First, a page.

Tuesday, July 5, 2011

Author Interview with Sarah Porter

Today I have an interview with Sarah Porter, whose debut novel Lost Voices came out yesterday. You can find my review of the ARC here.

1. Have you always been interested in mermaids/mythology with mermaids? Or was it something that came to you when you started to write?
I've definitely always been fascinated by mythology: by the sense that there are alternative worlds hidden just beneath the skin of the world we live in, or secret parts of ourselves that are most truly depicted as spirits or monsters. I didn't have a love of mermaids in particular until recently, but they're such a perfect image of being divided between two natures, or trapped in two different personalities that can't really be reconciled. There's so much inherent drama in that situation!

2. How did the idea for Lost Voices originally come to you? Did the idea take a while to form or was it something that all came to you instantly?
Well, there were earlier versions of the idea. There was a very strange story I wrote in graduate school, about mermaids who could swim through earth as well as water. When they started burrowing near your house, you'd know they were coming to steal your girl-children away. Those mermaids were ex-humans, just like the Lost Voices mermaids.  And then there was a story I made up with a friend, about a punk mermaid who lived apart from the others. Somehow these ideas came together, and I started writing the book.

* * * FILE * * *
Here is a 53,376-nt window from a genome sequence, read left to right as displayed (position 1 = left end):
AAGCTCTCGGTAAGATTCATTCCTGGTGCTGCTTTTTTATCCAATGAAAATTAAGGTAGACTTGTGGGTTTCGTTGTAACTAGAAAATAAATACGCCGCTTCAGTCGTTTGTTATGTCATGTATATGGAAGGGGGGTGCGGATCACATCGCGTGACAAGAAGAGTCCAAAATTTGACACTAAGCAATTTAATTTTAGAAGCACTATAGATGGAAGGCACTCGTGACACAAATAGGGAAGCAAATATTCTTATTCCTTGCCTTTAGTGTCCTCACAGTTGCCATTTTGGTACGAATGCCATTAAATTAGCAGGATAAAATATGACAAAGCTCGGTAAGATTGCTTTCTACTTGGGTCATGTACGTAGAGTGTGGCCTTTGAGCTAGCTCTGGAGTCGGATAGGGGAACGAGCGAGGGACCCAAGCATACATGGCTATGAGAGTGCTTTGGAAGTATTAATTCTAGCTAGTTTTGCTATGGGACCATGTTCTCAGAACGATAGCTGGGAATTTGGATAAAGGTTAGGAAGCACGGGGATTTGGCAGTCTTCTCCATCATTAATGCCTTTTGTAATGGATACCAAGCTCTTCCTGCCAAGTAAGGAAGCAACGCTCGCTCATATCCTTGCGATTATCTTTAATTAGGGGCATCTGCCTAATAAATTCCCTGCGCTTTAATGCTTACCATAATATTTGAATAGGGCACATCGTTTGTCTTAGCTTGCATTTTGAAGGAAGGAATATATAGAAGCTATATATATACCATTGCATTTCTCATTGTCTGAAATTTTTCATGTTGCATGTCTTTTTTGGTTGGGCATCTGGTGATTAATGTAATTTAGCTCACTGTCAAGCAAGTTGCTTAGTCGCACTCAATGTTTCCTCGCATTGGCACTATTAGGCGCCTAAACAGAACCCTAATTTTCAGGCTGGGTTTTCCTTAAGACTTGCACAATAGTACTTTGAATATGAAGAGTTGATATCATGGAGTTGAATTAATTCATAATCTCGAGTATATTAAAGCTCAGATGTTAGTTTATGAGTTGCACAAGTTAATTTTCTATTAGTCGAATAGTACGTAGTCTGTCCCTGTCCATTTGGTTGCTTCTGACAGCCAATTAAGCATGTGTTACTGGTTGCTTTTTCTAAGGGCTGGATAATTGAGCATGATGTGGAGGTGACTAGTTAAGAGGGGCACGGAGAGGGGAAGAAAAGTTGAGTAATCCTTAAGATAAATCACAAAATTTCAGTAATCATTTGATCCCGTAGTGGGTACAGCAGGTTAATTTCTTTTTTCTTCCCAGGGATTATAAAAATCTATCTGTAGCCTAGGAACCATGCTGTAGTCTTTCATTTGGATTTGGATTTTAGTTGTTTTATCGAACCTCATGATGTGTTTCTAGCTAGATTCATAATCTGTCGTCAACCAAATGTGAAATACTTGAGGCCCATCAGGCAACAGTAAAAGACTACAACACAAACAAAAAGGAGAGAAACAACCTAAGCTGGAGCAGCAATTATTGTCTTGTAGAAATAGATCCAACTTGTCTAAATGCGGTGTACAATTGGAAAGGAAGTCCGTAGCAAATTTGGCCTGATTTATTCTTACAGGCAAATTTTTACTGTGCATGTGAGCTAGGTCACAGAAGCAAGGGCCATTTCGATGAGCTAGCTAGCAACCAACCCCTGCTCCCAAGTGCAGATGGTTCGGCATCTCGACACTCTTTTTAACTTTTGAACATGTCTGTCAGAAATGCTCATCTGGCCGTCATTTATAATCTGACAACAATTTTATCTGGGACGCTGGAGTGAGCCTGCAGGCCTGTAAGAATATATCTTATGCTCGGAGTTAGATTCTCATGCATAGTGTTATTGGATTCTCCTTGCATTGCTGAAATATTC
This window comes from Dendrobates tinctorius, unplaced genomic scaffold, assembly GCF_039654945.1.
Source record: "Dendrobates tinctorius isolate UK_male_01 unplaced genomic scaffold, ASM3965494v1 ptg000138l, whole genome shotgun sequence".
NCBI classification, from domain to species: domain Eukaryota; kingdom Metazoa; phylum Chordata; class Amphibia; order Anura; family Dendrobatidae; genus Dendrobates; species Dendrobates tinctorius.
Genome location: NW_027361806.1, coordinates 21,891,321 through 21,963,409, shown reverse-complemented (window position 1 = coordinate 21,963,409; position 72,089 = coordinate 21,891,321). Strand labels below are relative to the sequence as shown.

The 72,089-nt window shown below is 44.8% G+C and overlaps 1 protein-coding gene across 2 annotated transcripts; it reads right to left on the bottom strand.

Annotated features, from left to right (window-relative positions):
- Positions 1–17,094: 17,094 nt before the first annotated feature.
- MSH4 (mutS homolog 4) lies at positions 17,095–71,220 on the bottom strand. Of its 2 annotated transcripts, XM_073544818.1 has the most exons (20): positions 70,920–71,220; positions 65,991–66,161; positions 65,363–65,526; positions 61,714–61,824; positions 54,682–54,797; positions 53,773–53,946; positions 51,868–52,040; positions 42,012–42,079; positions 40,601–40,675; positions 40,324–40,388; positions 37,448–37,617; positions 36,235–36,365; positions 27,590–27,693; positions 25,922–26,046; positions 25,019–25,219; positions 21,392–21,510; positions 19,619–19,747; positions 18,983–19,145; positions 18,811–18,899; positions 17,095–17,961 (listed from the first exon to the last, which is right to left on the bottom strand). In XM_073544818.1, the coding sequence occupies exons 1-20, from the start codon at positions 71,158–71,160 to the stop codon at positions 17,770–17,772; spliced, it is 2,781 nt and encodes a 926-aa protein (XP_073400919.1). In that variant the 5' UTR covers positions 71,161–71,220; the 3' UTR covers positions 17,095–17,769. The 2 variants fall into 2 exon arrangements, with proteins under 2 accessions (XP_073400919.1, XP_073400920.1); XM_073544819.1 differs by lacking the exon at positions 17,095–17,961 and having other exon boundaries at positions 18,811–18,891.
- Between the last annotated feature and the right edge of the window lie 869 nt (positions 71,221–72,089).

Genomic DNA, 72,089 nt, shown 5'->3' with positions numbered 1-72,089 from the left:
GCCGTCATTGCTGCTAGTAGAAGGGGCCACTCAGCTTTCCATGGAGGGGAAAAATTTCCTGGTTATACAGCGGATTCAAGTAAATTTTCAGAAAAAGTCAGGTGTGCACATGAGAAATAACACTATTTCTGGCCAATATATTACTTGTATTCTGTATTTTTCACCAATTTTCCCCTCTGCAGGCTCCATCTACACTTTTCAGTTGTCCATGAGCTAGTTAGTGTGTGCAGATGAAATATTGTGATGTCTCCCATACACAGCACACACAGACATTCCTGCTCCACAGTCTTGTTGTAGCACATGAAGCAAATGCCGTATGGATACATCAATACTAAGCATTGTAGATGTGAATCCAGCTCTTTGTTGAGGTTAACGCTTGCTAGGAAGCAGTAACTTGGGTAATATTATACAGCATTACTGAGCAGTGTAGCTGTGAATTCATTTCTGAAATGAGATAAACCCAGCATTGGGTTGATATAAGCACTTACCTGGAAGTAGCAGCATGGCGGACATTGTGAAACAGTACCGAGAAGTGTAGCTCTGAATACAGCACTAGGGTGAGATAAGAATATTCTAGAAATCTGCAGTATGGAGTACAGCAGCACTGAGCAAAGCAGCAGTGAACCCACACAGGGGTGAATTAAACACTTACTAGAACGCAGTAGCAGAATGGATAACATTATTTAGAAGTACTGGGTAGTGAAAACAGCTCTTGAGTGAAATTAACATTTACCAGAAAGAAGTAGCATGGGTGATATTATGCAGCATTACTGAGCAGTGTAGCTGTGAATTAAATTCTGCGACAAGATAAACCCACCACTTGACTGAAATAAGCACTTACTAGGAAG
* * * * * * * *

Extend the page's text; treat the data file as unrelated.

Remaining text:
3. Out of all your characters, which one did you find the most difficult to write? Which one was the most fun?
Catarina was definitely the most difficult to write! I felt like I understood her inner conflicts very well, but once I finished the first draft I realized that everything driving her wasn't really coming across on the page. Most of the revisions involved Catarina, trying to bring her motivations out more.
Much as I adore Luce, I have to say that the character who's the most fun to write is Nausicaa. You haven't met her yet, but she's a major character in the second and third volumes of the trilogy. She's been around for three thousand years, and she's somewhere between wise and jaded, with big doses of irony and tenderness thrown in. She becomes Luce's best friend and mentor, and writing her dialogue is always a blast. (If you look at the front page of my website, sarahporterbooks.com, those are my drawings of Luce on the left and Nausicaa on the right.)

4. Can you tell us about your daily writing process?
 I usually start the day with rewriting for an hour or two, unless I'm really on a tear, in which case I jump right in to continuing the story. I might write for four or five hours most days, though I've sometimes kept going for as long as twelve. Since it's summer, I go out and weed the garden whenever I get stuck. I'm about halfway through the third volume now, and I'm really wrapped up in the story, so I don't need discipline to keep writing!

5. Was there a scene in Lost Voices that was your favorite to write? Which one was the most difficult?
I loved writing Luce's dreams! I feel like they reveal how much the loss of her humanity hurts her. Even though she tries to convince herself it's better to be a mermaid, her dreams show her feeling of being driven out and rejected by humankind, and her longing to get back in. As for the most difficult, maybe Catarina's big scene at the end was the hardest to pull off, though it's also one of my favorites.